Hidden London tours to return

Explore the secret world beneath London’s streets in the capable hands of the London Transport Museum at one of this autumn's Hidden London tours. Peter Gray reports.

The London Transport Museum have today announced that their in real life Hidden London tours are to return this autumn. The events offer Londoners a chance to explore a secret world beneath London’s streets in the capable hands of LTM’s expert guides.

The tours were suspended during the pandemic with the London Transport Museum launching a series of online Hidden London tours instead. However, following an 18-month break, the in person tours are back this October with Piccadilly Circus And Charing Cross stations first up for the Hidden London treatment.

On the Piccadilly Circus: The Heart of London tour, visitors will be able to experience hidden areas of the station that have been closed to the public since 1929, as well as uncover the history of this iconic Grade II listed building and the famous architects responsible for its creation. Located directly underneath the celebrated landmark, Piccadilly Circus station opened in 1906 but was extensively modernised between 1925 and 1928 to meet passenger demands. This station is an engineering marvel and boasts one of the finest examples of subterranean architecture on London Underground.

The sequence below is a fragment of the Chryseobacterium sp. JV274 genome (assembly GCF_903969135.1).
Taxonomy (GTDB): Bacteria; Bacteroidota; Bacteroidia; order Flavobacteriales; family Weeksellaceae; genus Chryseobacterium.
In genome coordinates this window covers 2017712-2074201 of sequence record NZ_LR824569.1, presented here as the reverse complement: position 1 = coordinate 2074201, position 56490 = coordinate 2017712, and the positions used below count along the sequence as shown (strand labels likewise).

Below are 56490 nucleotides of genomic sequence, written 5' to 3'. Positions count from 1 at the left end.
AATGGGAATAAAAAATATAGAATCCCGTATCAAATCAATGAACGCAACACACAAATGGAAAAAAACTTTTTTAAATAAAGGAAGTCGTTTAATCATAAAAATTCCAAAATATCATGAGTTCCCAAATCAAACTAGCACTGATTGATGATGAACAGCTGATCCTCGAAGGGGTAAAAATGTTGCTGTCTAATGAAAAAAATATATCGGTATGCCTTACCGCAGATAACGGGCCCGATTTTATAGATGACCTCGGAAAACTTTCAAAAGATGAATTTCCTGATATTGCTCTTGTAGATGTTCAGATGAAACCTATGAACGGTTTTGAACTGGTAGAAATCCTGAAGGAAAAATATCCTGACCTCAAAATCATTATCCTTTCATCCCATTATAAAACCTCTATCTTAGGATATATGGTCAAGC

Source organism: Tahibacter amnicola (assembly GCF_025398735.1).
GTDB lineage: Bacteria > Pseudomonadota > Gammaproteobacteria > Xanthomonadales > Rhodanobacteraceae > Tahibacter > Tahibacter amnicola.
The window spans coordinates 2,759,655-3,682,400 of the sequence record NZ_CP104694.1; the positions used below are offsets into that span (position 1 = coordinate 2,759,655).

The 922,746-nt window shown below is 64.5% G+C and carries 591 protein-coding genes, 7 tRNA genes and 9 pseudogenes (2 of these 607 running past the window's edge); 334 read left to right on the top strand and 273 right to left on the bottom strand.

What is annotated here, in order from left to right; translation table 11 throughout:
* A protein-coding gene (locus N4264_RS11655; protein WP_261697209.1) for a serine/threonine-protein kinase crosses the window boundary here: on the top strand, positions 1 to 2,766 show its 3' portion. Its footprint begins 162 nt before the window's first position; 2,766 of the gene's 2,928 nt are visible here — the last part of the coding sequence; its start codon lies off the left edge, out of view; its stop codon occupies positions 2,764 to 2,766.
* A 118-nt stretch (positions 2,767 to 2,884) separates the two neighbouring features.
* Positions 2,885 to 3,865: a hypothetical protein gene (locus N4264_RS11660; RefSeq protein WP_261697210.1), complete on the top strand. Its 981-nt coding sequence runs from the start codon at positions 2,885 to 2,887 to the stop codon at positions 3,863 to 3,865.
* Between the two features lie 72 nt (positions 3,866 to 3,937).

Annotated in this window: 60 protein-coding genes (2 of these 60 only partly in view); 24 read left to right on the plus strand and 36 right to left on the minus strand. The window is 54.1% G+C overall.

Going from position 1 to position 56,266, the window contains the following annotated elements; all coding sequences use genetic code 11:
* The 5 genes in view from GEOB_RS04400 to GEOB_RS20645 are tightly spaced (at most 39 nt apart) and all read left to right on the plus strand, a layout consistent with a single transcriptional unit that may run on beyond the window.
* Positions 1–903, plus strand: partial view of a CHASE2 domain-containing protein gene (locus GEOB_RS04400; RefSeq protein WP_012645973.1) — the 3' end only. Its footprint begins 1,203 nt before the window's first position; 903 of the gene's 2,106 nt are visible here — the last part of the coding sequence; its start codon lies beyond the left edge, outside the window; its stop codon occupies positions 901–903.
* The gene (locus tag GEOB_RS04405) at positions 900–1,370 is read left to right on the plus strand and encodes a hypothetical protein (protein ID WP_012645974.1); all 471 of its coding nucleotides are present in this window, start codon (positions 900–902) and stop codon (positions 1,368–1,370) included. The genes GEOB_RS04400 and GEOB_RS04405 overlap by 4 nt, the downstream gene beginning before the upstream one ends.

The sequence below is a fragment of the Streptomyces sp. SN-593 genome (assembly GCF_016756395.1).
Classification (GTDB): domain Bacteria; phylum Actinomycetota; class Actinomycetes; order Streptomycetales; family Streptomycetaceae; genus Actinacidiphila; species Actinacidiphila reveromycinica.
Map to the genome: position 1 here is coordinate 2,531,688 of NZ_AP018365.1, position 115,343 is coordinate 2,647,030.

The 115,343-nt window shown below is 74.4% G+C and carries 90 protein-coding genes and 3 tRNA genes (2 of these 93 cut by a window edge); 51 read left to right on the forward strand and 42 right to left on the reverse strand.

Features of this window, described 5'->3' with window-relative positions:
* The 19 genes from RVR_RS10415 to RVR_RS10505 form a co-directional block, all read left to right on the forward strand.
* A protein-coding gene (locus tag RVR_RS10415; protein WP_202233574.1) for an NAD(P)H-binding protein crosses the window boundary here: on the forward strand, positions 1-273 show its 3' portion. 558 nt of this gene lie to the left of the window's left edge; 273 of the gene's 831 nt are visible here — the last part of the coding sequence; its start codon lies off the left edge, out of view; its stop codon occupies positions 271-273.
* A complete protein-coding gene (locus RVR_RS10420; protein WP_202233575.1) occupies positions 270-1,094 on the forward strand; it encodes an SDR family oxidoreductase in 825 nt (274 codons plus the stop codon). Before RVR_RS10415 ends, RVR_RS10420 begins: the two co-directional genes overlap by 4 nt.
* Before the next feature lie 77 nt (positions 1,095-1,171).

Guests will be led behind secret doors to eerie passageways and disused lift shafts as they listen to stories of wartime-sheltering and the top-secret storage of priceless museum artefacts.

In-person tour – Piccadilly Circus: The Heart of London

Selected dates between 20 October and 14 November inclusive. Tickets: Adult £41.50, Concessions £36.50.

On the Charing Cross: Access All Areas tour, visitors will go behind the scenes to exclusive disused areas off-limits to the public. Walk under Trafalgar Square and see London Underground in a different light. Closed to the public since 1999, the Jubilee line platforms at Charing Cross are now synonymous with movie and TV filming. This is a unique opportunity to get a glimpse of the sites where blockbuster movies such as Skyfall (2011/12), Paddington Bear (2013), Thor: The Dark World (2014) and TV’s 24 (2014) and Killing Eve (2019) were filmed.

In-person tour – Charing Cross: Access All Areas

Selected dates between 17 November and 19 December inclusive. Tickets: Adult £41.50; Concession £36.50.

However, if you are too wedded to your sofa right now to even contemplate leaving the house, the London Transport Museum are also offering a range of virtual Hidden London tours this winter. Running from October to December, these tours give visitors from anywhere in the world the opportunity to get up close to out-of-bounds areas on the network from the comfort of home.